Can China's film industry ever rival Hollywood?
Hong Kong's Avenue of the Stars is a key draw for the thousands of Chinese tourists that visit the city each day.
The harbourfront promenade modelled on Hollywood's walk of fame pays tribute to Chinese movie celebrities.
But none of the dozen or so Western visitors checking out the statue of kung fu star Bruce Lee and the hand prints of Jacky Chan could name a Chinese film they had seen or enjoyed.
Swiss flight attendant Susanne Zehnder, enjoying a walk during a stopover in Hong Kong, said she found the Chinese films shown on her flights confusing.
"It's not just the language. The plot, the mentality is different to the films I know," she said.
China's film industry is the world's third largest, both in terms of the number of films produced and box office takings.
But, with a few high-profile exceptions, its films have not made an impact on the world stage and are struggling to take on the challenges of Hollywood productions at home.
It is a matter of concern for China, which is becoming more assertive in its attempts to export its own view of the world, having seen the "soft power" prowess of US films and television shows.
"Chinese filmmakers and the Chinese governmental groups that oversee the film industry recognise that film and story-telling can be a powerful tool to introduce Chinese people and culture to the outside world," says Rance Pow, founder of Artisan Gateway, a Shanghai-based film and cinema consultancy.
"And that's something they'd like to encourage," he adds.
Once better known for long-winded propaganda films and poorly-produced historical epics, many Chinese filmmakers are improving their craft and adopting Hollywood-style production values.
After more than a decade of break-neck economic growth, there is also more money to be spent on film production.
Last year's martial-arts movie, Let the Bullets Fly, and Aftershock, the story of a family separated in the 1976 Tangshan earthquake, were commercial and critical hits in China.
There are also a growing number of art-house dramas and documentaries made without state backing, but these are sometimes banned in China and only feature on the international festival circuit.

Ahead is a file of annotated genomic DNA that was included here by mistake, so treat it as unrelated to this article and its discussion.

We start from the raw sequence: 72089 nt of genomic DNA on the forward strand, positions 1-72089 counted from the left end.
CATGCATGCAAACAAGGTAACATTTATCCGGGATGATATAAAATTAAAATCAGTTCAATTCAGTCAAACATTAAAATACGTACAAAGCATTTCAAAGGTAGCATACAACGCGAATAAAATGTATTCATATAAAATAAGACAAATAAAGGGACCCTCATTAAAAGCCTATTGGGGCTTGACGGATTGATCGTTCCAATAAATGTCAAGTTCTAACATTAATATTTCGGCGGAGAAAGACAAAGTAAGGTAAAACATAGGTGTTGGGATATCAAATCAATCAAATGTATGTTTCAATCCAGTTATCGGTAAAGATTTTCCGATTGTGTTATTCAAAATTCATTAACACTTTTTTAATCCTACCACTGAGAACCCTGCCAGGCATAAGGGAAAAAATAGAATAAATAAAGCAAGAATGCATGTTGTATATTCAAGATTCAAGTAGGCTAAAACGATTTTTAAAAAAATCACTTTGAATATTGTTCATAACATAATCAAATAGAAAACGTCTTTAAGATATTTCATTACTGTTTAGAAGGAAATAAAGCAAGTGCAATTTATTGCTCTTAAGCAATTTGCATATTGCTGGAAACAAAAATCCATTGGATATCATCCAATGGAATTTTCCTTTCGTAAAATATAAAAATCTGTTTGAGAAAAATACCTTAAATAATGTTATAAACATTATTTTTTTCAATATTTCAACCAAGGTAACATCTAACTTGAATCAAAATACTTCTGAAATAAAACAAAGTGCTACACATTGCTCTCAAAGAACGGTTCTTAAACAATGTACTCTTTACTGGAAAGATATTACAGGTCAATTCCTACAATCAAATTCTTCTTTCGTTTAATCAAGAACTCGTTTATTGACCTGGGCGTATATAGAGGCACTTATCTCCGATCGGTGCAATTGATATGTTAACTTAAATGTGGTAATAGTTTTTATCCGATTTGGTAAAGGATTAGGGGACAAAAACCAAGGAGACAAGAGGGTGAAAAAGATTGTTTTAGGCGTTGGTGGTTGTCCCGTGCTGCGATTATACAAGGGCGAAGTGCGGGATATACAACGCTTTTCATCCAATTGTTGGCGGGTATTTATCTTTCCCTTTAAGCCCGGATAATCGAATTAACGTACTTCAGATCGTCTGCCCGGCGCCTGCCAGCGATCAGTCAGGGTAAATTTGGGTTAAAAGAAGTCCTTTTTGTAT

Many of China's biggest movie hits owe at least some of their success to acting and directing talent from Taiwan and Hong Kong, which has a long film-making tradition, particularly of action movies.
It is a trend that started with Crouching Tiger, Hidden Dragon, the 2000 martial-arts movie and the most internationally commercially successful Chinese film to date.
"Chinese filmmakers are coming into their own but the learning curve has been accelerated by partnerships and co-investment with outside groups that are already expert in their field," says Mr Pow.
Despite their increased sophistication, Chinese films are a hard sell outside their home market, says Tim Kwok of Cinema Asia Releasing, which distributes Asian-language films in North America.
A lack of appetite for local-language films among young audiences, poor marketing and a shortage of bankable Chinese actors are just some of the challenges facing Chinese films, he says.
"There's a lack of younger Chinese stars that travel internationally. People like Jacky Chan and Jet Li, Chow Yun-Fat and Michelle Yeoh are now in their fifties."
"Also, Chinese movies are in some ways being held back because Chinese censorship rules mean that edgy subjects such as sex… just aren't kosher," Mr Kwok adds.
In 2010, 47 domestic Chinese films were released overseas but that number could increase following a new venture by two of China's largest film production companies.
Last month, Huayi Brothers Media and Bona Film Group acquired a stake in start-up China Lion Film Distribution, with a view to increasing the movies it releases in North America.
Domestically, Chinese movies face tough competition from Hollywood, which now regards China as a major market.
China's box office takings totalled $1.6bn (£1bn) last year, up 62% from 2009. And with only 6,300 cinema screens compared with 40,000 in the US, potential for future growth is huge.
Foreign movies like Avatar made up 55% of ticket sales and dominated the top 10 even though the Chinese government limits the release of wholly foreign-made films to 20 a year and gives preferential treatment to high-profile domestic releases.
So far in 2011, four of the top five draws have been Hollywood productions.
This year's top-grossing Chinese-language film, the state-backed extravaganza Beginning of the Great Revival, which details the period between 1911, when China's last dynasty ended, and the founding of the Chinese Communist Party in 1921, boasted a $12m budget and a cast of 178 Chinese-language speaking actors such as Andy Lau and Chow Yun-Fat.
Reports said that state companies compelled their employees to see the film and cinemas pushed back competing titles to make way for the movie.
However, Kung Fu Panda 2, released around the same time, ultimately proved the more popular film, irking some Chinese artists and scholars, who called for a boycott, saying the animation "twisted Chinese culture and serves as a tool to 'kidnap' the mind of the Chinese people'".
Back on Hong Kong's Avenue Of Stars, Chinese tourists pose for pictures and scout out familiar names with the same glee and fervour as any fan on Hollywood Boulevard.
But some industry watchers remain sceptical that the country's moviegoers will be able to resist Hollywood's tried and tested marketing machine.
"I don't think the Chinese movie industry is producing enough variety of films to fend off the Hollywood invasion," says Mr Kwok, at Cinema Asia Releasing.
"In China, there is a lack of commercial directors and a lack of movie stars."
"Without the quota system, I just think the industry would be taken over by Hollywood films."